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Kids Sleeping Less Than Recommended

A March 30, 2004 article from Intelihealth claims that based on research, kids are getting less sleep than they require. The National Sleep Foundation, an independent organization that encourages sleep education, declared that its annual survey discovered that children, from newborns to fifth-graders, are getting 1 to 2 hours less sleep every 24 hours than is recommended. Kids who grab caffeine-containing drinks at night could have trouble falling and staying asleep at night, which can make it more difficult for them to get up in the morning and stay awake in class

According to the Foundations experts, children ages 3 to 11 months, really should be getting 14 to 15 hours of sleep per night. The survey revealed typically that age group was getting only 12.7 hours of sleep daily. The study discovered that toddlers, age 12 to 35 months, averaged only 11.7 hours of daily sleep, while 12 to 14 hours is the suggested amount.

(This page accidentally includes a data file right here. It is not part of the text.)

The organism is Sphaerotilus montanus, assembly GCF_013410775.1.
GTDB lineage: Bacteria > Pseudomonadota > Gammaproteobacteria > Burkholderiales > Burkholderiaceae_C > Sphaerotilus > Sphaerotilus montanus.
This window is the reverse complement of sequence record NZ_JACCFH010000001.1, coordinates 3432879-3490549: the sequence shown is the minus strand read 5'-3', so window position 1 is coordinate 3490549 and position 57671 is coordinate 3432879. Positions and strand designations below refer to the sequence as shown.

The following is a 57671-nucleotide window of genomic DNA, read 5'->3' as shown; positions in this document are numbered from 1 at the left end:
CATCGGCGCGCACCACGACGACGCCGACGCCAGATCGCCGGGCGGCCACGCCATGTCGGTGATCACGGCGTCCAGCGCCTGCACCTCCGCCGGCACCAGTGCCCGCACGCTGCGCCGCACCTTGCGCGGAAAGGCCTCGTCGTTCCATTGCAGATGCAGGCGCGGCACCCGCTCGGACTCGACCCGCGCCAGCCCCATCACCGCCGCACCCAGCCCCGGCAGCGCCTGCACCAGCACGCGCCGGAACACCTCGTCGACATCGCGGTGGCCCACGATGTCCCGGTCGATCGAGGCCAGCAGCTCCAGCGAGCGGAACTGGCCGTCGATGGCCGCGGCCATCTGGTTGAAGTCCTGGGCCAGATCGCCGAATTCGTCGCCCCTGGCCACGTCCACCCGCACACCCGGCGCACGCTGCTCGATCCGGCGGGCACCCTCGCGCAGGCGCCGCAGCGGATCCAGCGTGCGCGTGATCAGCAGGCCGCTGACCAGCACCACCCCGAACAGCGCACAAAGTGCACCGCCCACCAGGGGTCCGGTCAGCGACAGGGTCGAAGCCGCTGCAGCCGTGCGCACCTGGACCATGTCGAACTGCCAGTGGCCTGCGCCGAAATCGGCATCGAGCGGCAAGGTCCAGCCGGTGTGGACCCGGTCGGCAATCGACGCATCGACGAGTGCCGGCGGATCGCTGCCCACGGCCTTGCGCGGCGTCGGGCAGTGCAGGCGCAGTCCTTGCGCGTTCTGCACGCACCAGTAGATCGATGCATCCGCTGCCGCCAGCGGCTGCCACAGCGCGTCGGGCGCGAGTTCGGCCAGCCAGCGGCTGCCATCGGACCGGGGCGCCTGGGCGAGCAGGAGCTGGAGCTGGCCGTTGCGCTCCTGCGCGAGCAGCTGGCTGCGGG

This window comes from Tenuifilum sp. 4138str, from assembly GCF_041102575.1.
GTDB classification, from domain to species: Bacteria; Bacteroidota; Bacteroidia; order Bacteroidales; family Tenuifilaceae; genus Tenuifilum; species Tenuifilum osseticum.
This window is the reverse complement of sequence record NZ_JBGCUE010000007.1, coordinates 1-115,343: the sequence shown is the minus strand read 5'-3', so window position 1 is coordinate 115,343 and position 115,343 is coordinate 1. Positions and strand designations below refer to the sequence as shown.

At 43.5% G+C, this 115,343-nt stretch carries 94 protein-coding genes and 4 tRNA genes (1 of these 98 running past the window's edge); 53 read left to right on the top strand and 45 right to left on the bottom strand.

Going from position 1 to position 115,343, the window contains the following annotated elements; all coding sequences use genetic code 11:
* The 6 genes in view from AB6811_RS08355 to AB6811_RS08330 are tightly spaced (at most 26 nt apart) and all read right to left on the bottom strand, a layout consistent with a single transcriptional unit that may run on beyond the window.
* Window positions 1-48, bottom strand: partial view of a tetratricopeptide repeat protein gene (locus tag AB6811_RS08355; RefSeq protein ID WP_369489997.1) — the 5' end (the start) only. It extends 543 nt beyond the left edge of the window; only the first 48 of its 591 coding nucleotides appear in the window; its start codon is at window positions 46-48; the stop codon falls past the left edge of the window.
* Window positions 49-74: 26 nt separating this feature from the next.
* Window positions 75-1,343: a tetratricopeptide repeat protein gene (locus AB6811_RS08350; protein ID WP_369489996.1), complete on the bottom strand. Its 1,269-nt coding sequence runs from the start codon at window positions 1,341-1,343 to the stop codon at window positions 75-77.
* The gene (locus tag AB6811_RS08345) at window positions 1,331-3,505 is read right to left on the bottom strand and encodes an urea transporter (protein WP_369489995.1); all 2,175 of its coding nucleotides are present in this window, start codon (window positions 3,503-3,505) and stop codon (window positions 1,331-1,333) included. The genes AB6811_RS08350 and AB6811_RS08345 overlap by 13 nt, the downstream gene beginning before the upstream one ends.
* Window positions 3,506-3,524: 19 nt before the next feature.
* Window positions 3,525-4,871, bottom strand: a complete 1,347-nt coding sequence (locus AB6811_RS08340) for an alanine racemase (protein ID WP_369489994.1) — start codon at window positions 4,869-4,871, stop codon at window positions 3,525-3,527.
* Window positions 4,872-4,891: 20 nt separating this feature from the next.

Richard L. Gelula, the foundation chief executive officer, mentioned in a statement, "Our poll discovers that lots of children are not sleeping enough and several experience sleep problems. What is worrisome is that the issues start in infancy."

The poll also showed that the parents or caregivers of children are also getting less than the ideal amount of sleep. Among those polled, the average sleep for parents and caregivers was 6.8 hours per night, slightly less than the seven hours that the foundation found in a 2002 poll of adults.

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